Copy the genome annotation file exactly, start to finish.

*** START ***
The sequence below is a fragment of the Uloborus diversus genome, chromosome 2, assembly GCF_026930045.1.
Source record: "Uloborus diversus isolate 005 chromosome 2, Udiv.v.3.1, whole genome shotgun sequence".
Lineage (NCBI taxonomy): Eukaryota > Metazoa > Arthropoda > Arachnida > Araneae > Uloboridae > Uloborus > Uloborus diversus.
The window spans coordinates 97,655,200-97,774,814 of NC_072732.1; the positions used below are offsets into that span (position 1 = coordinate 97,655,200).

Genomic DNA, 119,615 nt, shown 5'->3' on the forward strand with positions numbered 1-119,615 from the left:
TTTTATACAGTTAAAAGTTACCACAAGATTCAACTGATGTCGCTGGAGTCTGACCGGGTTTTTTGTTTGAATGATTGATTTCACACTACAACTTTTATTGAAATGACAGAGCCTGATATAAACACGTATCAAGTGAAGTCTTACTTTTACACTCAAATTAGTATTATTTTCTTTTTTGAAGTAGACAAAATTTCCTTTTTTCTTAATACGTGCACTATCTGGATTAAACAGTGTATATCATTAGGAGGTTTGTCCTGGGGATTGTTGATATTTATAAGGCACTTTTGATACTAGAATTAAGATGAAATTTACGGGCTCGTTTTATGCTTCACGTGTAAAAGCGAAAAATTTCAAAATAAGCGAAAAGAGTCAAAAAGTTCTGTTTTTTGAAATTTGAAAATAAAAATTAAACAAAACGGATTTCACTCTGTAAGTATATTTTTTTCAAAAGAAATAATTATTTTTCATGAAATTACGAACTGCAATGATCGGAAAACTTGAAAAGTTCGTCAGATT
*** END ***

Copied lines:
The sequence below is a fragment of the Uloborus diversus genome, chromosome 2, assembly GCF_026930045.1.
Source record: "Uloborus diversus isolate 005 chromosome 2, Udiv.v.3.1, whole genome shotgun sequence".
Lineage (NCBI taxonomy): Eukaryota > Metazoa > Arthropoda > Arachnida > Araneae > Uloboridae > Uloborus > Uloborus diversus.
The window spans coordinates 97,655,200-97,774,814 of NC_072732.1; the positions used below are offsets into that span (position 1 = coordinate 97,655,200).

Genomic DNA, 119,615 nt, shown 5'->3' on the forward strand with positions numbered 1-119,615 from the left:
TTTTATACAGTTAAAAGTTACCACAAGATTCAACTGATGTCGCTGGAGTCTGACCGGGTTTTTTGTTTGAATGATTGATTTCACACTACAACTTTTATTGAAATGACAGAGCCTGATATAAACACGTATCAAGTGAAGTCTTACTTTTACACTCAAATTAGTATTATTTTCTTTTTTGAAGTAGACAAAATTTCCTTTTTTCTTAATACGTGCACTATCTGGATTAAACAGTGTATATCATTAGGAGGTTTGTCCTGGGGATTGTTGATATTTATAAGGCACTTTTGATACTAGAATTAAGATGAAATTTACGGGCTCGTTTTATGCTTCACGTGTAAAAGCGAAAAATTTCAAAATAAGCGAAAAGAGTCAAAAAGTTCTGTTTTTTGAAATTTGAAAATAAAAATTAAACAAAACGGATTTCACTCTGTAAGTATATTTTTTTCAAAAGAAATAATTATTTTTCATGAAATTACGAACTGCAATGATCGGAAAACTTGAAAAGTTCGTCAGATT